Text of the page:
Catching Walleyes

Take Control of Walleyes

By: Gary Parsons and Keith Kavajecz

While current and wind can make for a great bite, they can also be a nightmare for trying to position the boat. Being in complete control when we are chasing walleyes hasn’t always been easy. This type of fishing was very tiring and hands-on in the past. It meant putting the anchor out and then having to toss it out again for a slight adjustment. It meant having a foot on the pedal of the bow mount trolling motor at all times and constantly making adjustments to the speed of the kicker motor. There were even days we had two drift socks out and still couldn’t go slow enough for our presentation to work!

The design of your boat can impact how well you can control it in adverse conditions. There are two things to look at when you are purchasing a boat. First, it should sit level in the water, so wind will affect the whole boat, not just one part of it, like the bow. This is really dependent on boat design, like tank placement, battery placement, floatation and hull design. The only way to see if a boat sits level is to see it on the water.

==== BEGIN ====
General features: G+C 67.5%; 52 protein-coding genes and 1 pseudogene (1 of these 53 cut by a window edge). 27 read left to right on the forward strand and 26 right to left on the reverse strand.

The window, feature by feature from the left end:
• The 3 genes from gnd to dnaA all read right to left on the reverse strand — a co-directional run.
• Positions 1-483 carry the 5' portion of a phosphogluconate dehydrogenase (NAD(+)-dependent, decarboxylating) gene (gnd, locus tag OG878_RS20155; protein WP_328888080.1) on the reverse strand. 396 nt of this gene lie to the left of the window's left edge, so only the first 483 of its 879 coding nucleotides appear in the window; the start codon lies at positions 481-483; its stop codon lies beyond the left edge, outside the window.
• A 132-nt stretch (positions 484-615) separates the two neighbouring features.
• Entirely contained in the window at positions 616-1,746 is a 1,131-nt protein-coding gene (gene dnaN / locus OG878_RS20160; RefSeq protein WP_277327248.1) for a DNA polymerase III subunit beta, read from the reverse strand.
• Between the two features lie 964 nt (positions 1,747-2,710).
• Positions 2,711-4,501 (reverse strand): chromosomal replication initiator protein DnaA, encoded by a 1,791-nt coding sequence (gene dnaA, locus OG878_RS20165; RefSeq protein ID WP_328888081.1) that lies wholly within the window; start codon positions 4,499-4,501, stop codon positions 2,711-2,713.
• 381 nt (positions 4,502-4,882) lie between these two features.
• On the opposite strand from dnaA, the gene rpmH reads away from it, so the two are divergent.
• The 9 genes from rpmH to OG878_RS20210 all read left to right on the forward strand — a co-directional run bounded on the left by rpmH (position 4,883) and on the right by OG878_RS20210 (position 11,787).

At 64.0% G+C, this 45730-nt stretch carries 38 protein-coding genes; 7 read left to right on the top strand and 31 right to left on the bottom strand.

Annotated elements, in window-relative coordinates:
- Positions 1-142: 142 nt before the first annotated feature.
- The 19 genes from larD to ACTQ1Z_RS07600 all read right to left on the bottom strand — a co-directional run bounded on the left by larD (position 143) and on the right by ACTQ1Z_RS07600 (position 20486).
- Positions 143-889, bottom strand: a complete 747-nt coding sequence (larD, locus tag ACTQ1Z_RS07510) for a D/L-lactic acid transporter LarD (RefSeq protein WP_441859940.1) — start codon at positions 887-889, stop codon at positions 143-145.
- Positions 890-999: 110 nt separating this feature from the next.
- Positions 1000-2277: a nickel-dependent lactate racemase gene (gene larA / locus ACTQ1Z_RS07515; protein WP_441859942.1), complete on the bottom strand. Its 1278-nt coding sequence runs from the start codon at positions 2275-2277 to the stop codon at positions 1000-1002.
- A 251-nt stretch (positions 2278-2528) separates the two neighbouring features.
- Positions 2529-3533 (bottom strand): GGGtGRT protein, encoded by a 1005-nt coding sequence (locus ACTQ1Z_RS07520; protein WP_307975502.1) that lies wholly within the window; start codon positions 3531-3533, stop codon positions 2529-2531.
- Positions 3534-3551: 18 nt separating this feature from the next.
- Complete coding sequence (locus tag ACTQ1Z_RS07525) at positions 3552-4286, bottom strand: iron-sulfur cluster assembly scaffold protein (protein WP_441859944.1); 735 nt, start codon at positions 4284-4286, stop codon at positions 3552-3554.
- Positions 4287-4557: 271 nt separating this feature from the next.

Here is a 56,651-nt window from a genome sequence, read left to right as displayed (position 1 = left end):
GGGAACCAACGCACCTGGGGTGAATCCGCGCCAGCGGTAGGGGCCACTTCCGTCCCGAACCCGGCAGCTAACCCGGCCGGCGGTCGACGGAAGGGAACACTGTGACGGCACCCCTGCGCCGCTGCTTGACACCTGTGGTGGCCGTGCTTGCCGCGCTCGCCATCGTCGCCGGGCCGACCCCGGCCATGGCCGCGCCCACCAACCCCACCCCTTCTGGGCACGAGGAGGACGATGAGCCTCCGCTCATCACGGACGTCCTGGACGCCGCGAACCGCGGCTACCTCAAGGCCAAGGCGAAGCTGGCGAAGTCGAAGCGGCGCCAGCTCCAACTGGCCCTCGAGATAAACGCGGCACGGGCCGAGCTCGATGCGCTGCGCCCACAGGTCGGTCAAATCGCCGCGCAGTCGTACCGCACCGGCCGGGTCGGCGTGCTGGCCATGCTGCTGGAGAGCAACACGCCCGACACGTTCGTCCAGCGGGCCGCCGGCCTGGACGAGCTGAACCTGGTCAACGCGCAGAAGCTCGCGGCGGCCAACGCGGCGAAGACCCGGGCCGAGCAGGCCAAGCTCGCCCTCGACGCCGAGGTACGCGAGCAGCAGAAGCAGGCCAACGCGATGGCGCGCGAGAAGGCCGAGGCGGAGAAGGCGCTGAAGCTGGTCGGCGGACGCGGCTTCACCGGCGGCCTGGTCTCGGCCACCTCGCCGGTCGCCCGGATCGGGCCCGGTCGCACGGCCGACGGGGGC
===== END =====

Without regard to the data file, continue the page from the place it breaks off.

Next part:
It is also important to have a boat with a good keel, which will help it track better in the water. When we are trolling sideways in the wind, or into the wind, the boat will not wander as much because the keel will keep tracking and hold the boat on course. You can often tell how well a boat tracks by running it backward and turning. If the boat just slips backward and doesn’t follow the engine, it probably won’t track well. If the boat follows the engine and can make quick turns going backward, it means that the boat does track well.

Advances in technology have really changed the walleye game when it comes to boat control, making it easier to position our boat. They also keep us from not becoming as fatigued as we would have been in the past after a long day on the water.